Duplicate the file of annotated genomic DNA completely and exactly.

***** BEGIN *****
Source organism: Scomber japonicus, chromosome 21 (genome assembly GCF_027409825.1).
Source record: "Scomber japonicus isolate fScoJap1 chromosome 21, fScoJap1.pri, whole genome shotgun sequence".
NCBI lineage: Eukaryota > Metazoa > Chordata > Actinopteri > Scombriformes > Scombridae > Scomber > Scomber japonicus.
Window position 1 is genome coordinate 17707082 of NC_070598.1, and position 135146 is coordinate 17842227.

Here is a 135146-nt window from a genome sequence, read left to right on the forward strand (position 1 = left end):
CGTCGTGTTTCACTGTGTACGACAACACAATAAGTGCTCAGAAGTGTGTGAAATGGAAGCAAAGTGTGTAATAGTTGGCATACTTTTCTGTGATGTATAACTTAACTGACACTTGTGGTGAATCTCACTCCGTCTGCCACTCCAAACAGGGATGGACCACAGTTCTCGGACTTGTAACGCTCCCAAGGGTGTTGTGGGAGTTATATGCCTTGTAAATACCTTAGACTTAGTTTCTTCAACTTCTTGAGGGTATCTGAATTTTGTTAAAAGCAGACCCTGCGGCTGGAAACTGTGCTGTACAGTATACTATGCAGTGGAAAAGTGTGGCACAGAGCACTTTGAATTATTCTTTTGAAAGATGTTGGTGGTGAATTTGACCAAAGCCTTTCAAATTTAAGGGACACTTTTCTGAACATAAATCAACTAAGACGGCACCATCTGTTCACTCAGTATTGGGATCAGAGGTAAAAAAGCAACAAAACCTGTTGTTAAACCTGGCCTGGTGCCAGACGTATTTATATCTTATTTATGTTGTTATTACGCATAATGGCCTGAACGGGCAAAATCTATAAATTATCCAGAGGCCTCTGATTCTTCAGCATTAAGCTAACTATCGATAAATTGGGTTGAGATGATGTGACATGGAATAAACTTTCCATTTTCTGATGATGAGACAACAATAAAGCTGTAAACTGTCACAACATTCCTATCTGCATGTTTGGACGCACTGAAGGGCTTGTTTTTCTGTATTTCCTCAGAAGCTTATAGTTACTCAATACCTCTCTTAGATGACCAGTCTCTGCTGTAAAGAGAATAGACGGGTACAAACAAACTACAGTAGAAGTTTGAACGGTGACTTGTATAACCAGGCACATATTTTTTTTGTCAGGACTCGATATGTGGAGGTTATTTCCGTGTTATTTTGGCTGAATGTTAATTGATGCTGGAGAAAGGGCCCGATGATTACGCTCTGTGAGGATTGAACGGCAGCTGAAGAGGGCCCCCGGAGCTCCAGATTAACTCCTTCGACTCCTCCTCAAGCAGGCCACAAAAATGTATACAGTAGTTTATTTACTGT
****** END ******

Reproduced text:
Source organism: Scomber japonicus, chromosome 21 (genome assembly GCF_027409825.1).
Source record: "Scomber japonicus isolate fScoJap1 chromosome 21, fScoJap1.pri, whole genome shotgun sequence".
NCBI lineage: Eukaryota > Metazoa > Chordata > Actinopteri > Scombriformes > Scombridae > Scomber > Scomber japonicus.
Window position 1 is genome coordinate 17707082 of NC_070598.1, and position 135146 is coordinate 17842227.

Here is a 135146-nt window from a genome sequence, read left to right on the forward strand (position 1 = left end):
CGTCGTGTTTCACTGTGTACGACAACACAATAAGTGCTCAGAAGTGTGTGAAATGGAAGCAAAGTGTGTAATAGTTGGCATACTTTTCTGTGATGTATAACTTAACTGACACTTGTGGTGAATCTCACTCCGTCTGCCACTCCAAACAGGGATGGACCACAGTTCTCGGACTTGTAACGCTCCCAAGGGTGTTGTGGGAGTTATATGCCTTGTAAATACCTTAGACTTAGTTTCTTCAACTTCTTGAGGGTATCTGAATTTTGTTAAAAGCAGACCCTGCGGCTGGAAACTGTGCTGTACAGTATACTATGCAGTGGAAAAGTGTGGCACAGAGCACTTTGAATTATTCTTTTGAAAGATGTTGGTGGTGAATTTGACCAAAGCCTTTCAAATTTAAGGGACACTTTTCTGAACATAAATCAACTAAGACGGCACCATCTGTTCACTCAGTATTGGGATCAGAGGTAAAAAAGCAACAAAACCTGTTGTTAAACCTGGCCTGGTGCCAGACGTATTTATATCTTATTTATGTTGTTATTACGCATAATGGCCTGAACGGGCAAAATCTATAAATTATCCAGAGGCCTCTGATTCTTCAGCATTAAGCTAACTATCGATAAATTGGGTTGAGATGATGTGACATGGAATAAACTTTCCATTTTCTGATGATGAGACAACAATAAAGCTGTAAACTGTCACAACATTCCTATCTGCATGTTTGGACGCACTGAAGGGCTTGTTTTTCTGTATTTCCTCAGAAGCTTATAGTTACTCAATACCTCTCTTAGATGACCAGTCTCTGCTGTAAAGAGAATAGACGGGTACAAACAAACTACAGTAGAAGTTTGAACGGTGACTTGTATAACCAGGCACATATTTTTTTTGTCAGGACTCGATATGTGGAGGTTATTTCCGTGTTATTTTGGCTGAATGTTAATTGATGCTGGAGAAAGGGCCCGATGATTACGCTCTGTGAGGATTGAACGGCAGCTGAAGAGGGCCCCCGGAGCTCCAGATTAACTCCTTCGACTCCTCCTCAAGCAGGCCACAAAAATGTATACAGTAGTTTATTTACTGT